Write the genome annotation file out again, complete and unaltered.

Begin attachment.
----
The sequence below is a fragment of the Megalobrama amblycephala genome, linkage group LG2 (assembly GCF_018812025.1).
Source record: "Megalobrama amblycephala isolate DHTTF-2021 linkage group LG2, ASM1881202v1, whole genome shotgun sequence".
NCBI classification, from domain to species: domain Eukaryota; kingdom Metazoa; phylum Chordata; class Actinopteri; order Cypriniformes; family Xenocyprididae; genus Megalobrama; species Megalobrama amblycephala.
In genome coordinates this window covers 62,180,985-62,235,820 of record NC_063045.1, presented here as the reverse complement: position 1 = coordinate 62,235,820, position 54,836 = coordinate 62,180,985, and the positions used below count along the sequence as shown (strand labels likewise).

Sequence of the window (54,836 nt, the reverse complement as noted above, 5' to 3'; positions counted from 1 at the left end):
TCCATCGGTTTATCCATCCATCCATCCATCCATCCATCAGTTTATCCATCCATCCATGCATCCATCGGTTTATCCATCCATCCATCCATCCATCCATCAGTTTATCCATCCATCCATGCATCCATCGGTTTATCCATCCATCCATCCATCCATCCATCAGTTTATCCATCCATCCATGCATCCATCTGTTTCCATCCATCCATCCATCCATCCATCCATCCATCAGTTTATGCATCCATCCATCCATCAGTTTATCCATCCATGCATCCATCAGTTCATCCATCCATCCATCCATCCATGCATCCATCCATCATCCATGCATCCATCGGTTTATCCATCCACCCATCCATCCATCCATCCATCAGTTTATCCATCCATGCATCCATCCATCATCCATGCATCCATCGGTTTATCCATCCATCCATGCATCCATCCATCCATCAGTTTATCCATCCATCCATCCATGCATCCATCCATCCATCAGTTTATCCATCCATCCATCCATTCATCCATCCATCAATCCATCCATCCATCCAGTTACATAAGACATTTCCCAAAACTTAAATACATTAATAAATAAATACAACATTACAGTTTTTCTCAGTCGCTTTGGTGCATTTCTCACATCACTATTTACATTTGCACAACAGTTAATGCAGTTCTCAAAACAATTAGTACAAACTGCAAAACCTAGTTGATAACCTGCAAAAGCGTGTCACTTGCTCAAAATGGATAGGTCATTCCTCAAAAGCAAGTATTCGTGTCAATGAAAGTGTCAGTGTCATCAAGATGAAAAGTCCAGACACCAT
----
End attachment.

The sequence below is a fragment of the Megalobrama amblycephala genome, linkage group LG2 (assembly GCF_018812025.1).
Source record: "Megalobrama amblycephala isolate DHTTF-2021 linkage group LG2, ASM1881202v1, whole genome shotgun sequence".
NCBI classification, from domain to species: domain Eukaryota; kingdom Metazoa; phylum Chordata; class Actinopteri; order Cypriniformes; family Xenocyprididae; genus Megalobrama; species Megalobrama amblycephala.
In genome coordinates this window covers 62,180,985-62,235,820 of record NC_063045.1, presented here as the reverse complement: position 1 = coordinate 62,235,820, position 54,836 = coordinate 62,180,985, and the positions used below count along the sequence as shown (strand labels likewise).

Sequence of the window (54,836 nt, the reverse complement as noted above, 5' to 3'; positions counted from 1 at the left end):
TCCATCGGTTTATCCATCCATCCATCCATCCATCCATCAGTTTATCCATCCATCCATGCATCCATCGGTTTATCCATCCATCCATCCATCCATCCATCAGTTTATCCATCCATCCATGCATCCATCGGTTTATCCATCCATCCATCCATCCATCCATCAGTTTATCCATCCATCCATGCATCCATCTGTTTCCATCCATCCATCCATCCATCCATCCATCCATCAGTTTATGCATCCATCCATCCATCAGTTTATCCATCCATGCATCCATCAGTTCATCCATCCATCCATCCATCCATGCATCCATCCATCATCCATGCATCCATCGGTTTATCCATCCACCCATCCATCCATCCATCCATCAGTTTATCCATCCATGCATCCATCCATCATCCATGCATCCATCGGTTTATCCATCCATCCATGCATCCATCCATCCATCAGTTTATCCATCCATCCATCCATGCATCCATCCATCCATCAGTTTATCCATCCATCCATCCATTCATCCATCCATCAATCCATCCATCCATCCAGTTACATAAGACATTTCCCAAAACTTAAATACATTAATAAATAAATACAACATTACAGTTTTTCTCAGTCGCTTTGGTGCATTTCTCACATCACTATTTACATTTGCACAACAGTTAATGCAGTTCTCAAAACAATTAGTACAAACTGCAAAACCTAGTTGATAACCTGCAAAAGCGTGTCACTTGCTCAAAATGGATAGGTCATTCCTCAAAAGCAAGTATTCGTGTCAATGAAAGTGTCAGTGTCATCAAGATGAAAAGTCCAGACACCAT